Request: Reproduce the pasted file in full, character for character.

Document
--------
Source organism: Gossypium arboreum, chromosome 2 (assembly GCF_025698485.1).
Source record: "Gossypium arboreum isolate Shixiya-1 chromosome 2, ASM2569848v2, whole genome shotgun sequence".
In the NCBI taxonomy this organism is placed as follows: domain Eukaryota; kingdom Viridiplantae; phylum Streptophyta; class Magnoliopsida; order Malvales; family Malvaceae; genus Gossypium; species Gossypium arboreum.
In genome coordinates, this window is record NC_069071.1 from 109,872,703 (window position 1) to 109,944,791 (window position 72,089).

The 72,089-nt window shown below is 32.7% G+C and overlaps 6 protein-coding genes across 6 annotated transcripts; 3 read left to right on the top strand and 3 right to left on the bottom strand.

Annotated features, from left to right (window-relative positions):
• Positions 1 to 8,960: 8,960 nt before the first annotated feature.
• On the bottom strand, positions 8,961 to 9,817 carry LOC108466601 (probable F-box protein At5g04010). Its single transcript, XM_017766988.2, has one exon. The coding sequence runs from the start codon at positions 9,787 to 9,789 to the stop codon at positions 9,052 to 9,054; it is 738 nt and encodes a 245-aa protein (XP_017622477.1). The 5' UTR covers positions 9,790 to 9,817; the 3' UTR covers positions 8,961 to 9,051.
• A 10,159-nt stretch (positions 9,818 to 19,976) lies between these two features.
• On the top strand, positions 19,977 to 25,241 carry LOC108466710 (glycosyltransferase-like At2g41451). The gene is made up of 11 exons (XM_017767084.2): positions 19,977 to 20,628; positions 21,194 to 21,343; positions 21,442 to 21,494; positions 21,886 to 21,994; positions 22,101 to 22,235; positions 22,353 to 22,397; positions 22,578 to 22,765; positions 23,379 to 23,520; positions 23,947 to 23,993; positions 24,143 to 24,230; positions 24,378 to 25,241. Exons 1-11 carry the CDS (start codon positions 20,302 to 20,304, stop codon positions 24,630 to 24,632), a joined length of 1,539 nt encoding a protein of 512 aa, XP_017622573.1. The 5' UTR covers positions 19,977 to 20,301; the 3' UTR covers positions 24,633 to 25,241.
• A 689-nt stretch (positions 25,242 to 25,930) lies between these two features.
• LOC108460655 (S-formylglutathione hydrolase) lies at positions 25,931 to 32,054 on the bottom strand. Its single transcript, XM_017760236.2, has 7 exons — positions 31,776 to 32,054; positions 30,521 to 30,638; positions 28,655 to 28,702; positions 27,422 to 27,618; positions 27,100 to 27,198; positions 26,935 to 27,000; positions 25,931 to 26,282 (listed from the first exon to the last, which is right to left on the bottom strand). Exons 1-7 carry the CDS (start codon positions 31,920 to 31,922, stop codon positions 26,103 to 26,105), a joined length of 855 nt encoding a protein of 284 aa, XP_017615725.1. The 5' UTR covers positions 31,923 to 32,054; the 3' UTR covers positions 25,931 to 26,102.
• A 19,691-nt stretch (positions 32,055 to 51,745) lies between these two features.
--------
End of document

Source organism: Gossypium arboreum, chromosome 2 (assembly GCF_025698485.1).
Source record: "Gossypium arboreum isolate Shixiya-1 chromosome 2, ASM2569848v2, whole genome shotgun sequence".
In the NCBI taxonomy this organism is placed as follows: domain Eukaryota; kingdom Viridiplantae; phylum Streptophyta; class Magnoliopsida; order Malvales; family Malvaceae; genus Gossypium; species Gossypium arboreum.
In genome coordinates, this window is record NC_069071.1 from 109,872,703 (window position 1) to 109,944,791 (window position 72,089).

The 72,089-nt window shown below is 32.7% G+C and overlaps 6 protein-coding genes across 6 annotated transcripts; 3 read left to right on the top strand and 3 right to left on the bottom strand.

Annotated features, from left to right (window-relative positions):
• Positions 1 to 8,960: 8,960 nt before the first annotated feature.
• On the bottom strand, positions 8,961 to 9,817 carry LOC108466601 (probable F-box protein At5g04010). Its single transcript, XM_017766988.2, has one exon. The coding sequence runs from the start codon at positions 9,787 to 9,789 to the stop codon at positions 9,052 to 9,054; it is 738 nt and encodes a 245-aa protein (XP_017622477.1). The 5' UTR covers positions 9,790 to 9,817; the 3' UTR covers positions 8,961 to 9,051.
• A 10,159-nt stretch (positions 9,818 to 19,976) lies between these two features.
• On the top strand, positions 19,977 to 25,241 carry LOC108466710 (glycosyltransferase-like At2g41451). The gene is made up of 11 exons (XM_017767084.2): positions 19,977 to 20,628; positions 21,194 to 21,343; positions 21,442 to 21,494; positions 21,886 to 21,994; positions 22,101 to 22,235; positions 22,353 to 22,397; positions 22,578 to 22,765; positions 23,379 to 23,520; positions 23,947 to 23,993; positions 24,143 to 24,230; positions 24,378 to 25,241. Exons 1-11 carry the CDS (start codon positions 20,302 to 20,304, stop codon positions 24,630 to 24,632), a joined length of 1,539 nt encoding a protein of 512 aa, XP_017622573.1. The 5' UTR covers positions 19,977 to 20,301; the 3' UTR covers positions 24,633 to 25,241.
• A 689-nt stretch (positions 25,242 to 25,930) lies between these two features.
• LOC108460655 (S-formylglutathione hydrolase) lies at positions 25,931 to 32,054 on the bottom strand. Its single transcript, XM_017760236.2, has 7 exons — positions 31,776 to 32,054; positions 30,521 to 30,638; positions 28,655 to 28,702; positions 27,422 to 27,618; positions 27,100 to 27,198; positions 26,935 to 27,000; positions 25,931 to 26,282 (listed from the first exon to the last, which is right to left on the bottom strand). Exons 1-7 carry the CDS (start codon positions 31,920 to 31,922, stop codon positions 26,103 to 26,105), a joined length of 855 nt encoding a protein of 284 aa, XP_017615725.1. The 5' UTR covers positions 31,923 to 32,054; the 3' UTR covers positions 25,931 to 26,102.
• A 19,691-nt stretch (positions 32,055 to 51,745) lies between these two features.